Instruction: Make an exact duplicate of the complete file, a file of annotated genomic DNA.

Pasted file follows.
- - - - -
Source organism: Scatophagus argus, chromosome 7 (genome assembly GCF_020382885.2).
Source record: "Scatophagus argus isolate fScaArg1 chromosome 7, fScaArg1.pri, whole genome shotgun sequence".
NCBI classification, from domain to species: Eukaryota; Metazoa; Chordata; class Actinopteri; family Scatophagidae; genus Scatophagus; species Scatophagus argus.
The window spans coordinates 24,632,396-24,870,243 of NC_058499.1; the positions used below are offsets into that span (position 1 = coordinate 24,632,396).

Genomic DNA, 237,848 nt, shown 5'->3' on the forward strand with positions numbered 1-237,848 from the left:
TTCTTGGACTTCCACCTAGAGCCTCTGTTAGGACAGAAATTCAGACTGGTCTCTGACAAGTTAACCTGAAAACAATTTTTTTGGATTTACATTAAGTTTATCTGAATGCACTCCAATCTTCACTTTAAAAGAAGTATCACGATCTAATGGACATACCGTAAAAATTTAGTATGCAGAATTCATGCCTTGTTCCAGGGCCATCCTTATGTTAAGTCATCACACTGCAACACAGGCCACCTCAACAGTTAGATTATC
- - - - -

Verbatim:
Source organism: Scatophagus argus, chromosome 7 (genome assembly GCF_020382885.2).
Source record: "Scatophagus argus isolate fScaArg1 chromosome 7, fScaArg1.pri, whole genome shotgun sequence".
NCBI classification, from domain to species: Eukaryota; Metazoa; Chordata; class Actinopteri; family Scatophagidae; genus Scatophagus; species Scatophagus argus.
The window spans coordinates 24,632,396-24,870,243 of NC_058499.1; the positions used below are offsets into that span (position 1 = coordinate 24,632,396).

Genomic DNA, 237,848 nt, shown 5'->3' on the forward strand with positions numbered 1-237,848 from the left:
TTCTTGGACTTCCACCTAGAGCCTCTGTTAGGACAGAAATTCAGACTGGTCTCTGACAAGTTAACCTGAAAACAATTTTTTTGGATTTACATTAAGTTTATCTGAATGCACTCCAATCTTCACTTTAAAAGAAGTATCACGATCTAATGGACATACCGTAAAAATTTAGTATGCAGAATTCATGCCTTGTTCCAGGGCCATCCTTATGTTAAGTCATCACACTGCAACACAGGCCACCTCAACAGTTAGATTATC